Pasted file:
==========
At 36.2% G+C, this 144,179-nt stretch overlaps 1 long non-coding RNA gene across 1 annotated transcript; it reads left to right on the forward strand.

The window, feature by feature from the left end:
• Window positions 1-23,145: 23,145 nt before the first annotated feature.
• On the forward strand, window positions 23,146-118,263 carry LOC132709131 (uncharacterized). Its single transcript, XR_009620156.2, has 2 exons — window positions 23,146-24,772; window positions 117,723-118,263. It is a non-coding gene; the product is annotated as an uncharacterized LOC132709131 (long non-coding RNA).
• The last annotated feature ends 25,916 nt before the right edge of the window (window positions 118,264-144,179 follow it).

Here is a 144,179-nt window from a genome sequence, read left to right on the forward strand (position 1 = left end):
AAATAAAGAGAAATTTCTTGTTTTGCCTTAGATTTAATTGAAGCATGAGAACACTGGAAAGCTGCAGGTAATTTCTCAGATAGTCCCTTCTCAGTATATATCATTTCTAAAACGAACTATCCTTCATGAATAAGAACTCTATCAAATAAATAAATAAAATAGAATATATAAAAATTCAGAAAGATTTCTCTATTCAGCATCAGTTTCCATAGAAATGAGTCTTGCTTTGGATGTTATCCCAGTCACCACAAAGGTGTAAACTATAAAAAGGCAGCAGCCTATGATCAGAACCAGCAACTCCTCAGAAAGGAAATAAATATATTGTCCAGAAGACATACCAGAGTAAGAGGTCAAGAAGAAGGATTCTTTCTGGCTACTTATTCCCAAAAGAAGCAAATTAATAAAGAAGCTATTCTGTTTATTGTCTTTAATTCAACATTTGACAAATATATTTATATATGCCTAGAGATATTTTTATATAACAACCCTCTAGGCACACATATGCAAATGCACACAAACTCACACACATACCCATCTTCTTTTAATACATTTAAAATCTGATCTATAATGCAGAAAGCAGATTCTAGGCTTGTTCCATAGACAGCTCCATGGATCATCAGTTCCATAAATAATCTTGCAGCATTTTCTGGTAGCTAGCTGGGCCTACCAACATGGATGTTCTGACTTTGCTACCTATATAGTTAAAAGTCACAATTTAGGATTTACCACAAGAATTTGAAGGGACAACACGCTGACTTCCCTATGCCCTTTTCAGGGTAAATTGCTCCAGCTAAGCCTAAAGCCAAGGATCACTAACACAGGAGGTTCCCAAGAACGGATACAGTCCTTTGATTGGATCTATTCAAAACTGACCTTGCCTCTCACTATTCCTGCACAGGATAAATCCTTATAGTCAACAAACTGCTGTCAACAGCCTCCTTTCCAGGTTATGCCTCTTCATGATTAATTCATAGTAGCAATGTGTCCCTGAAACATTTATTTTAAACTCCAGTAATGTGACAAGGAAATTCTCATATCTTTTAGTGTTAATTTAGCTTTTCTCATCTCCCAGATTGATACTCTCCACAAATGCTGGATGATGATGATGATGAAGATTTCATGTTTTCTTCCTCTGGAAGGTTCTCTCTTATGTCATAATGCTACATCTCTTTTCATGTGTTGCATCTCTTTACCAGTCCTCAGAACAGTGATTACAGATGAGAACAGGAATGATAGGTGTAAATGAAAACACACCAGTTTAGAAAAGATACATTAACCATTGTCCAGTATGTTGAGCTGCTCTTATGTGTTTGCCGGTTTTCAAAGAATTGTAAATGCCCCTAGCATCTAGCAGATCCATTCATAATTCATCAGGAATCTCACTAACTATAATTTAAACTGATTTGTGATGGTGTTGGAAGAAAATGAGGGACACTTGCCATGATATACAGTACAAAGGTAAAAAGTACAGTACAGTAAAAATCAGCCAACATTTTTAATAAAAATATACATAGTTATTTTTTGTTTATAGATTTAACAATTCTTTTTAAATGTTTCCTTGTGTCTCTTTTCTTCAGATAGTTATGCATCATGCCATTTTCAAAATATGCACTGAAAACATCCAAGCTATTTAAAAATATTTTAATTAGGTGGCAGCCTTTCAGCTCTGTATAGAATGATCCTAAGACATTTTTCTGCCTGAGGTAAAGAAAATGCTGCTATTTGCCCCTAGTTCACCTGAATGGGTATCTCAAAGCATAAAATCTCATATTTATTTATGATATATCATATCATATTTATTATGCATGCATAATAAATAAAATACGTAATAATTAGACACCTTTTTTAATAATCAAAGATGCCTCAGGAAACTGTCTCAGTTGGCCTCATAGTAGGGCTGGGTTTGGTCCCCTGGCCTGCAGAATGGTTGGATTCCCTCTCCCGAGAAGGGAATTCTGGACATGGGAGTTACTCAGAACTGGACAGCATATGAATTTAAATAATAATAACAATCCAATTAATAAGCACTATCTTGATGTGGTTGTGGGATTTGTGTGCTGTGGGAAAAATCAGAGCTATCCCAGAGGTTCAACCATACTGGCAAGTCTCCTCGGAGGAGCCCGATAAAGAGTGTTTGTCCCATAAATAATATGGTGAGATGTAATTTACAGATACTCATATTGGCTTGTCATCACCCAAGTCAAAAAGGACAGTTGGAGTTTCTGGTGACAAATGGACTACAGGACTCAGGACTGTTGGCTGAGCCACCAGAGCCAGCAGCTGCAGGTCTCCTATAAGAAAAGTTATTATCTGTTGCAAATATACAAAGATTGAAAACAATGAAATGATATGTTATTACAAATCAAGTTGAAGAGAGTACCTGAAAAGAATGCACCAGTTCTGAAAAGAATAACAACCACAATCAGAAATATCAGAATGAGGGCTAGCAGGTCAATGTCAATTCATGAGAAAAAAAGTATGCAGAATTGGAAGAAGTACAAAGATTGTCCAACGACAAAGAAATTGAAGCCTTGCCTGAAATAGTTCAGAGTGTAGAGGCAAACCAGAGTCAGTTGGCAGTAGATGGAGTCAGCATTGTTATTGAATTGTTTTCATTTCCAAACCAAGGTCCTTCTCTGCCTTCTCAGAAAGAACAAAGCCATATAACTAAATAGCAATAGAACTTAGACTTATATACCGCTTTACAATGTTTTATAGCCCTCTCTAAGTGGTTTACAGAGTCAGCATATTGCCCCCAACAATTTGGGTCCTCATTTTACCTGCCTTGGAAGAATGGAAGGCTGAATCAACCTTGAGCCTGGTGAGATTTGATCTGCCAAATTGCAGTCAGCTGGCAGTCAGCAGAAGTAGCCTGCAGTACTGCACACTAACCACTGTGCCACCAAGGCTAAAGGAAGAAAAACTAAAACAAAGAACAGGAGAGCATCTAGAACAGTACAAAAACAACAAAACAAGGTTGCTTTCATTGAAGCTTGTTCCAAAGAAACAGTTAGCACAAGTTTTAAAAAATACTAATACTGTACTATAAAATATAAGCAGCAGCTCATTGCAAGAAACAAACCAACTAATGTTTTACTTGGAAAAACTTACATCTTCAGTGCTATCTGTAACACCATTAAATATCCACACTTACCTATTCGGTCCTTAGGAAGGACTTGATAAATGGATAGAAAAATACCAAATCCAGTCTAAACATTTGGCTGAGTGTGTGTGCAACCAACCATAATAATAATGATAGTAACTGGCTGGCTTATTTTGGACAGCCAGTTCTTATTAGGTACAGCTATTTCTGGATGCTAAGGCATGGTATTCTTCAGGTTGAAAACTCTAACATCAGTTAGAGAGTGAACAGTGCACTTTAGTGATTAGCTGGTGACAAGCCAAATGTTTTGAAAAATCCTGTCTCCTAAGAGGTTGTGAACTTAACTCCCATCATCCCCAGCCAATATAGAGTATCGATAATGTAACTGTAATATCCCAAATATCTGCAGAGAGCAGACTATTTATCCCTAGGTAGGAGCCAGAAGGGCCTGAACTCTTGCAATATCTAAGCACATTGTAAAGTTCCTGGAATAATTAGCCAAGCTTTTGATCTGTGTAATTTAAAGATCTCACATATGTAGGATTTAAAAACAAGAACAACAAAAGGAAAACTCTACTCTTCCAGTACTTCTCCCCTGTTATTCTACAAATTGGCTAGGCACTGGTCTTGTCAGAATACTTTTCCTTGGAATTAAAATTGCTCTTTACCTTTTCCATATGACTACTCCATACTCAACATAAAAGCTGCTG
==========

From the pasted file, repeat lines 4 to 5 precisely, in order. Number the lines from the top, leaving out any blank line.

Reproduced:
• On the forward strand, window positions 23,146-118,263 carry LOC132709131 (uncharacterized). Its single transcript, XR_009620156.2, has 2 exons — window positions 23,146-24,772; window positions 117,723-118,263. It is a non-coding gene; the product is annotated as an uncharacterized LOC132709131 (long non-coding RNA).
• The last annotated feature ends 25,916 nt before the right edge of the window (window positions 118,264-144,179 follow it).